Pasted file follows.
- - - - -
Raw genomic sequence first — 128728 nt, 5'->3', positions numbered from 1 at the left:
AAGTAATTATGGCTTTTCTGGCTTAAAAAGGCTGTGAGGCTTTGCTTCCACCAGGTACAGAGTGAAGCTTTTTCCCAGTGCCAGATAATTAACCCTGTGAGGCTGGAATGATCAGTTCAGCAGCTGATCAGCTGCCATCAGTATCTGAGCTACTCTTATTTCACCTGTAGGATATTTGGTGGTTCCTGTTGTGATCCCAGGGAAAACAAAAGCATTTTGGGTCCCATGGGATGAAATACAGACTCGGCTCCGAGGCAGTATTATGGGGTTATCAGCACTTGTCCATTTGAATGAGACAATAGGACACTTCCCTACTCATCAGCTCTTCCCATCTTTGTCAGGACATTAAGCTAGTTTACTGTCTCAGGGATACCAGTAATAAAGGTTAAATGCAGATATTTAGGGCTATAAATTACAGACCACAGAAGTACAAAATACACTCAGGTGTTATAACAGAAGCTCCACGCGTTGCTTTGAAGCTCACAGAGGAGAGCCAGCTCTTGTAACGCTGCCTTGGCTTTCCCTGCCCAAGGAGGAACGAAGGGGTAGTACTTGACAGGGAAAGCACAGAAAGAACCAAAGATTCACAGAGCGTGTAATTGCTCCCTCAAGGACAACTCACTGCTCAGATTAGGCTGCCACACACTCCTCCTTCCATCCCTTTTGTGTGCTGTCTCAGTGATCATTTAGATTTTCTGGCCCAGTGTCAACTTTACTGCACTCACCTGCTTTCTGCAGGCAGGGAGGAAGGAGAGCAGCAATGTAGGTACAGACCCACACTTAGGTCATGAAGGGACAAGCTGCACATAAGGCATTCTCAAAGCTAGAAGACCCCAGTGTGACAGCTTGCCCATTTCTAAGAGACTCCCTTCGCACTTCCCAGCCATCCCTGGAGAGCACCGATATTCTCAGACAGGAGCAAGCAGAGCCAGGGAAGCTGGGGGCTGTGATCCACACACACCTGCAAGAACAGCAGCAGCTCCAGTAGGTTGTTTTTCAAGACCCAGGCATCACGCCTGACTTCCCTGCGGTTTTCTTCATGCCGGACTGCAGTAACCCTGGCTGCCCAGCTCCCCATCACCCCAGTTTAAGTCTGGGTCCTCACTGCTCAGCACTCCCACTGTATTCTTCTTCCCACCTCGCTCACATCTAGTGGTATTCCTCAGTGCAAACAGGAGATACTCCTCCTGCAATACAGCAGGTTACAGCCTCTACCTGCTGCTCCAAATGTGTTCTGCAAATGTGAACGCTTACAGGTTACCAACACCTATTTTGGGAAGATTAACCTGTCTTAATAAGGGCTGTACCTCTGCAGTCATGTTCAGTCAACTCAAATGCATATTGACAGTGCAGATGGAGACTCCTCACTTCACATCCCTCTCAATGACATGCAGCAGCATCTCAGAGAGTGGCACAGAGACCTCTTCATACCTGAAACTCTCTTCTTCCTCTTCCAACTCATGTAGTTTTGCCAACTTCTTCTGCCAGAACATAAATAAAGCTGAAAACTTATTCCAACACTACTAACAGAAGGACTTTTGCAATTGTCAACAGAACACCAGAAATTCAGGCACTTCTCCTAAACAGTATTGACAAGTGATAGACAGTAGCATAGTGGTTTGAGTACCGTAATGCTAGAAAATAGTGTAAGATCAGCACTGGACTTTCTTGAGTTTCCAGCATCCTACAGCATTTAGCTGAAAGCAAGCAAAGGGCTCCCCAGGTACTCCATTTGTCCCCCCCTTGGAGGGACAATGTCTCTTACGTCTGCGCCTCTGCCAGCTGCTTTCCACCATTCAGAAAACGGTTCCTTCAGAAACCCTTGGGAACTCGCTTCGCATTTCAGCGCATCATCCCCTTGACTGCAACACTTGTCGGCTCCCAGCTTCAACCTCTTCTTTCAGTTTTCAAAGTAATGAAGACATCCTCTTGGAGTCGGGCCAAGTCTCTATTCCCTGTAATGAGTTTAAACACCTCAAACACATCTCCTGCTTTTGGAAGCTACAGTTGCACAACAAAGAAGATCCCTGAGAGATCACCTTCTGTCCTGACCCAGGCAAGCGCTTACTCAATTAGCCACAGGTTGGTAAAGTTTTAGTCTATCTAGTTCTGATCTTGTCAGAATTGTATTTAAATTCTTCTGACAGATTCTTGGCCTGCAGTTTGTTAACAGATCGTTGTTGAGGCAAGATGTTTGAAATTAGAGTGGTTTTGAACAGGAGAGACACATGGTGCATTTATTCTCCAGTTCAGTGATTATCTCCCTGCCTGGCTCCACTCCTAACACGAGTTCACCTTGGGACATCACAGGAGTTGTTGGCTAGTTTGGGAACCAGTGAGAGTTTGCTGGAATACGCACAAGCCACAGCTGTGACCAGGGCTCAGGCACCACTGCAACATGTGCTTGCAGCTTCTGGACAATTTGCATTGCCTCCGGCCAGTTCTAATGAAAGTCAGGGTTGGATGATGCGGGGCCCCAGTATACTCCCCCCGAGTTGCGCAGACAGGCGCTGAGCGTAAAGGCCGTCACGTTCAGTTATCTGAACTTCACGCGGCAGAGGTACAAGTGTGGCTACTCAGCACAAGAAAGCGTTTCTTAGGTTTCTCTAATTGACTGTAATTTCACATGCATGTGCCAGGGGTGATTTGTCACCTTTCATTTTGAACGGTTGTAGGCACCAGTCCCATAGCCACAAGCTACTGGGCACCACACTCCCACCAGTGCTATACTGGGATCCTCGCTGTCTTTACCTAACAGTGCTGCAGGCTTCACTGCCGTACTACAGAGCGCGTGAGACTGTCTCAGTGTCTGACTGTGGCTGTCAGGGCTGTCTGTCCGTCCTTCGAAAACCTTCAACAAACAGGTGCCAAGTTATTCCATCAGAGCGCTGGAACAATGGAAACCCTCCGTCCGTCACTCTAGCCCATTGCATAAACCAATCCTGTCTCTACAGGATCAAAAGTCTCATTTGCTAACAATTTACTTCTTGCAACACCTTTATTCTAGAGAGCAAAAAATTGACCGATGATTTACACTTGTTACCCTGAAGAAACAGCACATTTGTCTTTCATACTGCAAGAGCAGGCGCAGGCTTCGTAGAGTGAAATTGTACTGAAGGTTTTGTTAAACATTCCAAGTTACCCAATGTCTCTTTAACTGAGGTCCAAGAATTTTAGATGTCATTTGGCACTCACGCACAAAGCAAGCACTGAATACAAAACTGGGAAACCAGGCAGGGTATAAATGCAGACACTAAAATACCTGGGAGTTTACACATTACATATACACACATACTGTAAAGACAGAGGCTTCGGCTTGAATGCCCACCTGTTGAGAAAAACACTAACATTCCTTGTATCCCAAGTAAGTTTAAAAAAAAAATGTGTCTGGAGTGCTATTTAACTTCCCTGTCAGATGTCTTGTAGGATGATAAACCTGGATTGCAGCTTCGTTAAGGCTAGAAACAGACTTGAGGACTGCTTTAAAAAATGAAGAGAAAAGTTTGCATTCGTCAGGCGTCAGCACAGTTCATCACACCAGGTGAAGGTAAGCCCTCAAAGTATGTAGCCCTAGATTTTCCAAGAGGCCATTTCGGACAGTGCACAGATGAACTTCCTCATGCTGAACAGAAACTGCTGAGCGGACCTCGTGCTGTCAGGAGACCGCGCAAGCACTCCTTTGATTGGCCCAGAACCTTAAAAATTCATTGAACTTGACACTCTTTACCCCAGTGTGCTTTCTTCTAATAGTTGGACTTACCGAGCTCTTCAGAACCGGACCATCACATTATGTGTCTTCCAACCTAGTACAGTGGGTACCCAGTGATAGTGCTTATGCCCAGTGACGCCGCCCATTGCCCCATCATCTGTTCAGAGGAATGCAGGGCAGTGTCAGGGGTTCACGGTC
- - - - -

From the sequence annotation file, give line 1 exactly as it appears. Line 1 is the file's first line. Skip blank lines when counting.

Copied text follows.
Raw genomic sequence first — 128728 nt, 5'->3', positions numbered from 1 at the left: